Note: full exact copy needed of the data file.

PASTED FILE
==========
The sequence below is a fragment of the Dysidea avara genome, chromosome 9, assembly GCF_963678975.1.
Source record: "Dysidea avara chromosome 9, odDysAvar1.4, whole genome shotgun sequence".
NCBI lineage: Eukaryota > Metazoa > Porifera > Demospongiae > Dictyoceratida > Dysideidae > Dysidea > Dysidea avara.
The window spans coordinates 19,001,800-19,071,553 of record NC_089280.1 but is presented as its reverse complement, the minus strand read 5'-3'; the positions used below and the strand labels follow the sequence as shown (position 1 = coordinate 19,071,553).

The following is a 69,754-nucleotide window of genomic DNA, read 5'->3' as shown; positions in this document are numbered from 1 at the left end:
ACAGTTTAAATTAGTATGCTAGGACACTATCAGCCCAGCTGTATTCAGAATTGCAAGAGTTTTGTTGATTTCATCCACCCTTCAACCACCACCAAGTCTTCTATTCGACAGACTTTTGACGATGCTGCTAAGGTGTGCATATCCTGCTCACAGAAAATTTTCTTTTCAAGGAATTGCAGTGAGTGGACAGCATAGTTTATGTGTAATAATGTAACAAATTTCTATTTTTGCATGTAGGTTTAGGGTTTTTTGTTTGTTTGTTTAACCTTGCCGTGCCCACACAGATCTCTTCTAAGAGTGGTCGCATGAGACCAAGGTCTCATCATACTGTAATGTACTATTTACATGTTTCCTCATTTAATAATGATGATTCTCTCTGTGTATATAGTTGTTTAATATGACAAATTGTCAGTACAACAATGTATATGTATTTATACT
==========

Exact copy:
The sequence below is a fragment of the Dysidea avara genome, chromosome 9, assembly GCF_963678975.1.
Source record: "Dysidea avara chromosome 9, odDysAvar1.4, whole genome shotgun sequence".
NCBI lineage: Eukaryota > Metazoa > Porifera > Demospongiae > Dictyoceratida > Dysideidae > Dysidea > Dysidea avara.
The window spans coordinates 19,001,800-19,071,553 of record NC_089280.1 but is presented as its reverse complement, the minus strand read 5'-3'; the positions used below and the strand labels follow the sequence as shown (position 1 = coordinate 19,071,553).

The following is a 69,754-nucleotide window of genomic DNA, read 5'->3' as shown; positions in this document are numbered from 1 at the left end:
ACAGTTTAAATTAGTATGCTAGGACACTATCAGCCCAGCTGTATTCAGAATTGCAAGAGTTTTGTTGATTTCATCCACCCTTCAACCACCACCAAGTCTTCTATTCGACAGACTTTTGACGATGCTGCTAAGGTGTGCATATCCTGCTCACAGAAAATTTTCTTTTCAAGGAATTGCAGTGAGTGGACAGCATAGTTTATGTGTAATAATGTAACAAATTTCTATTTTTGCATGTAGGTTTAGGGTTTTTTGTTTGTTTGTTTAACCTTGCCGTGCCCACACAGATCTCTTCTAAGAGTGGTCGCATGAGACCAAGGTCTCATCATACTGTAATGTACTATTTACATGTTTCCTCATTTAATAATGATGATTCTCTCTGTGTATATAGTTGTTTAATATGACAAATTGTCAGTACAACAATGTATATGTATTTATACT